* Note: If you are in the process of experiment, it's need to make the dilution ratios of the samples. The dilution data of the sheet for your reference. Normally, it's can get a better solubility within lower of Concentrations.
    Ladanein References Information
    Citation [1]

    Planta Med. 2010 Jan;76(1):86-7. doi:

    Activity of ladanein on leukemia cell lines and its occurrence in Marrubium vulgare.[Pubmed: 19644796 ]
    Three methoxylated flavones isolated from Marrubium peregrinum - Ladanein, scutellarein-5,7,4'-trimethyl ether, and scutellarein-5,6,7,4'-tetramethyl ether - were assayed for their cytotoxicity towards a recently developed dasatinib-resistant murine leukemia cell line (DA1-3b/M2 (BCR-ABL)), together with the structurally related non-methylated flavone scutellarein. The most active compound, Ladanein, was looked for in 20 common Lamiaceae species by a quick HPLC screening. Among the possible positive results, the most interesting source was found to be Marrubium vulgare, which led to the isolation and identification of Ladanein for the first time in this species. Ladanein also displayed moderate (20-40 microM) activities against K562, K562R (imatinib-resistant), and 697 human leukemia cell lines but was toxic neither to MOLM13 nor to human peripheral blood mononuclear cells. This work provides a common natural source for the hemi-synthesis of future Ladanein-derived flavones and the study of their antileukemic activity.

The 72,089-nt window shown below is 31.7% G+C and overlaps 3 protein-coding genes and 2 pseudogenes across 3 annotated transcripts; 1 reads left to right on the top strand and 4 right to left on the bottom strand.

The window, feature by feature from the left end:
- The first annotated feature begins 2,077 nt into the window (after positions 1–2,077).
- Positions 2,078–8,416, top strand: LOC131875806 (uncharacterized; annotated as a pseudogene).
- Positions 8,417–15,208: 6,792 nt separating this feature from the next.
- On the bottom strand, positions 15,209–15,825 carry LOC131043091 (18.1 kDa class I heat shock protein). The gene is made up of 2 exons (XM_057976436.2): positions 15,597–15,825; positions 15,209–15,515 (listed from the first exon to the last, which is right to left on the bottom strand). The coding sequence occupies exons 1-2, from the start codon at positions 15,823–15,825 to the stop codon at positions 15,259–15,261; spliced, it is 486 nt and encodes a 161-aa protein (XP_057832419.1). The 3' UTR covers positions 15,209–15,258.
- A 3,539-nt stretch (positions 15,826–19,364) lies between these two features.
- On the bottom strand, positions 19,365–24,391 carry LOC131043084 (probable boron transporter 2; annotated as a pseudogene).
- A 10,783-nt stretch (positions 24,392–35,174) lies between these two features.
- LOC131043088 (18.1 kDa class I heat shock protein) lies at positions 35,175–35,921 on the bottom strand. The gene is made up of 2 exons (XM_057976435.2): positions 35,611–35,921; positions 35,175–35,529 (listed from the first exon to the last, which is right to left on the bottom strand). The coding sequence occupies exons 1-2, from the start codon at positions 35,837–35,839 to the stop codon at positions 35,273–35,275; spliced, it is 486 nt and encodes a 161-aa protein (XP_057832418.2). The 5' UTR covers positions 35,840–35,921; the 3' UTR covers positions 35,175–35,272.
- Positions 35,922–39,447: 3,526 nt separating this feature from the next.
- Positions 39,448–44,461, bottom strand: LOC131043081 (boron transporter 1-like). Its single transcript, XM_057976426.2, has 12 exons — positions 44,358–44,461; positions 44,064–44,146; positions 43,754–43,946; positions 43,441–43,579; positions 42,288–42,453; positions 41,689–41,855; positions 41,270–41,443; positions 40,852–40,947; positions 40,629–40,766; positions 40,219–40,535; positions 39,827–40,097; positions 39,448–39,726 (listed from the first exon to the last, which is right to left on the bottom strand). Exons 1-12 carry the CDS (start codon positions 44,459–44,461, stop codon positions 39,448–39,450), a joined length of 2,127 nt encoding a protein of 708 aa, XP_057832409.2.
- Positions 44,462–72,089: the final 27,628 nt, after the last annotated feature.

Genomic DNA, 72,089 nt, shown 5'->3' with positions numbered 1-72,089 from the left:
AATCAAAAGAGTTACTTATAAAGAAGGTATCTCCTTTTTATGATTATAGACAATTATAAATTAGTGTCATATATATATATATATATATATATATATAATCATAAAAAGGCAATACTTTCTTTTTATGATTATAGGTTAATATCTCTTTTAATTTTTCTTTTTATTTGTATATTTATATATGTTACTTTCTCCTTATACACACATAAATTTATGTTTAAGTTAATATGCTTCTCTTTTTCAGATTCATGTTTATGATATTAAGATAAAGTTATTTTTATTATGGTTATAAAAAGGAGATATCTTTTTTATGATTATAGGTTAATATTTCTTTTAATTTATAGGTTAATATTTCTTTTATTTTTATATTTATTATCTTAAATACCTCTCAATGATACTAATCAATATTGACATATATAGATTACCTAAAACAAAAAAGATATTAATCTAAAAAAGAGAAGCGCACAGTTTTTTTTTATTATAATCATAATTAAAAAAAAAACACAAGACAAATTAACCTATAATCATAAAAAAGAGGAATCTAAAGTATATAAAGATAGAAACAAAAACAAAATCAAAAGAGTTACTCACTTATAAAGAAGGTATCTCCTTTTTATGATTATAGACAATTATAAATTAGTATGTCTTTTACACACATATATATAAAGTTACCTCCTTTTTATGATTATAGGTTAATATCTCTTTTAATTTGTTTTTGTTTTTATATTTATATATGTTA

Citation [2]

    Food Chemistry,2012,130(3):695-701.

    Isolation, identification and activity of natural antioxidants from horehound ( Marrubium vulgare L.) cultivated in Lithuania[Reference: WebLink]
    In an earlier screening of Lithuanian plants, horehound ( Marrubium vulgare ) showed good antioxidant activity and as this species is used in herbal teas and cough pastilles it was selected for further investigation. Some fractions of the aerial parts were strong scavengers of the model free radicals DPPH and ABTS + . Activity in the β -carotene bleaching assay and the rapeseed oil oxidation assay was lower. Several active compounds were observed in the crude methanol–water extract, and in butanol and methyl tert -butyl ether fractions using HPLC with on-line radical scavenging detection. After multi-step fractionation of these fractions five compounds possessing radical scavenging activity were purified and their structures were elucidated by NMR and MS as 5,6-dihydroxy-7,4′-dimethoxyflavone (syn. Ladanein), 7- O - β -glucopyranosyl luteolin, 7- O - β -glucuronyl luteolin, verbascoside and forsythoside B. Their activities were tested in off-line DPPH and ABTS + free radical scavenging assays, and compared with the antioxidants rosmarinic acid and Trolox.